If Shari’ah holds that a change of interpretation is retroactive back to the inception of the transaction—which AA doubts--, then despite their best intentions the parties did not actually agree to a Shari’ah based transaction but instead agreed to conventional (non-Shari’ah) bond.  If so, then shouldn’t the non-Shari’ah terms as negotiated and agreed by the parties bind the parties?  Indeed with this development, might the sukuk holders be entitled to insist on a non-Shari'ah bond?
A telling point could well be if DG has engaged in non-Shari’ah based transactions.  This would establish that they do not only finance on a Shari’ah basis. As to the first point, on page 78 of its 2016 annual report Dana refers to the “Shari’ah tranche” of the Zora financing which clearly means there was at least one non-Shari’ah tranche to this financing.  That indicates to AA that DG’s conversion to “Islamic” principles is of recent date and no doubt feigned. 
As regards Scenario #2, the Bloomberg article contains an assertion ascribed to the Company that the Egyptian assets only generated USD 60 million during the life of the sukuk.  If the Bloomberg report is true, this is a rather shocking admission by DG’s management of failure.  Equity holders may want to take note.
More to the point, sharp-eyed creditors, pardon me, the creditors have demonstrated scant sharp eyes so far so let AA rephrase. The creditors’ advisors will no doubt parse this calculation carefully.  Presumably it does not include “profit” (interest) payments because the determination of profit is before the sharing of profit between mudarib and investors. 
As regards the USD 450 million valuation for the Egyptian assets, Section 3.2 of the offering memorandum refers to the distribution of the “realisation of the net proceeds” the Trust Assets.  AA is no lawyer but that would seem to argue that DG cannot merely give the sukuk holders shares in the Egyptian venture based on its own valuation, but rather that the Egyptian assets have to be sold.  If the proceeds are not enough to repay the sukuk, other of the Trust Assets have to be sold.  Since this is a limited recourse transaction, if all the Trust Assets are sold and the sukuk is not redeemed in full, then the creditors have no further recourse.  Requiring sale of the assets could upend DG’s strategy of claiming funds back from the creditors.  It is not without danger to the creditors given the limited recourse nature of the sukuk.  But since the creditors have a weak hand given that feature of the deal, a credible threat to “wreck” the Company might bring it to its senses.  If not the sukuk holders might take comfort in making DG share their pain.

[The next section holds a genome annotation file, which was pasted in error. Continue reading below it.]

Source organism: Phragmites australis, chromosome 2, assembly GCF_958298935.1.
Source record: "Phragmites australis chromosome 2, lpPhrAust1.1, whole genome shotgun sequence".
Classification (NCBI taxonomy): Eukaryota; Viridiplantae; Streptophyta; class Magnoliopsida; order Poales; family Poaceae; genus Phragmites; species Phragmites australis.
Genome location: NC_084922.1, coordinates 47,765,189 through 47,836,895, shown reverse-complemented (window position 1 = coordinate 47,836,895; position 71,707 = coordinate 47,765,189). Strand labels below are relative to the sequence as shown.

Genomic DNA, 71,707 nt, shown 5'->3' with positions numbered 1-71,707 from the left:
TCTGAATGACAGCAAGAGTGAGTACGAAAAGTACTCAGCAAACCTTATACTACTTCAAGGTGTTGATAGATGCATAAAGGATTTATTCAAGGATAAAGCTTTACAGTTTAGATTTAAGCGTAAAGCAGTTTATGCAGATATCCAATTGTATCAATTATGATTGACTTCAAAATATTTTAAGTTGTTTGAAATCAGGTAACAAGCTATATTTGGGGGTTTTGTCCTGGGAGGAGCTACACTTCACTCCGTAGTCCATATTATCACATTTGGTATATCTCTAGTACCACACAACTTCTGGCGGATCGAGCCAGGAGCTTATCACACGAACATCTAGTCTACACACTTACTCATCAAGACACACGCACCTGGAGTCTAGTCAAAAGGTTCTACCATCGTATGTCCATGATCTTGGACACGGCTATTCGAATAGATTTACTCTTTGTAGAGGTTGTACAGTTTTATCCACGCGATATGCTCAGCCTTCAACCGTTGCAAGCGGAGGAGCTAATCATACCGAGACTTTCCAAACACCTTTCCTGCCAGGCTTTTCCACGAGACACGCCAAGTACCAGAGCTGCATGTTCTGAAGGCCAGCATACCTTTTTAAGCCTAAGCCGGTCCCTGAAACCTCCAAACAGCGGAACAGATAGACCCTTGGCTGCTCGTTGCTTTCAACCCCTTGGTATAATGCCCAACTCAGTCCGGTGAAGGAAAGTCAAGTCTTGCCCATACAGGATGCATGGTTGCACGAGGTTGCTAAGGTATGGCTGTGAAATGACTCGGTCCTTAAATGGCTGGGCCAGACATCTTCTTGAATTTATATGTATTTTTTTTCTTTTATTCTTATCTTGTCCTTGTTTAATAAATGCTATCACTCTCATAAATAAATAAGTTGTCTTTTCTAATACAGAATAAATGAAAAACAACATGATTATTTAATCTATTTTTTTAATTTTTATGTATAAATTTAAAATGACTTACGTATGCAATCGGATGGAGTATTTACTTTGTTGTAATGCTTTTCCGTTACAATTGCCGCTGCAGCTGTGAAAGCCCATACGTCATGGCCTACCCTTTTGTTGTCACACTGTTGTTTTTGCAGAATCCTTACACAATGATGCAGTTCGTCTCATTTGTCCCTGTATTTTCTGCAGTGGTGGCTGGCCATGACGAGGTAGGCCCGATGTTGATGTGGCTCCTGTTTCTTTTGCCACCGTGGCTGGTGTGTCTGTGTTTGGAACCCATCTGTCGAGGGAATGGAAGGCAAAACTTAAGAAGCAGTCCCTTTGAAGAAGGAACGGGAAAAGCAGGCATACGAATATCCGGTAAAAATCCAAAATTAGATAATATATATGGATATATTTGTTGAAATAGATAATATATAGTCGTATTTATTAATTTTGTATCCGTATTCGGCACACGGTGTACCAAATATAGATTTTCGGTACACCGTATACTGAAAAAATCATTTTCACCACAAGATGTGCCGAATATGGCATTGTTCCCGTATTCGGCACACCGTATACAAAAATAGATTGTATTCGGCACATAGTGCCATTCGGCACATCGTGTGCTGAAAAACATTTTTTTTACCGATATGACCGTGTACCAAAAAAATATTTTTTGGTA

That DG has adopted this highly risky second strategy suggests to AA that DG believes it has a good chance of winning the case, plans to beat creditors into submission though interminable court action in the UAE, or has run out of viable alternatives.  That is, this is a desperation play:  the Company sees no other option.  That implies that DG’s management has assessed that DG’s value is minimal.  The rejected four-year deal would have given breathing space for a miracle in the form of the receipt of a substantial arbitral payment, collection of receivables, etc.  With that deal off the table, the state of the emperor’s clothes or lack thereof will become obvious. 
As regards, victory in the courts or prolonging the legal battle, perhaps the “fix” is already in the home town court.  As noted in other posts at SAM, the December hearing date is one indication.  Another is the complex but highly convenient requirements of the Sharjah court to lift its injunction frustrating DG’s ability to comply with the London court’s requirements.
Alternatively, DG may be hoping to drag matters out in the lengthy judicial process in the UAE’s fine courts similar to the roughly six-years of legal to-ing and fro-ing  between the National Bank of Umm al Quwain and Global Investment House Kuwait, hoping that this will wear the creditors down. Some details here on that epic legal battle which was finally “settled” via an out of court settlement. 
AA hopes that Emirati courts and rulers understand the impact a court decision in DG’s favor would have on the legal credibility of the UAE judicial system, local companies’ access to cross-border financing, and more widely on “Islamic” finance beyond the UAE.   
AA notes, however, that “hope” isn't really a basis for investments or for correcting problems with investments.  As to AA's judicial "hope", “change” may as well prove elusive.   

No comments: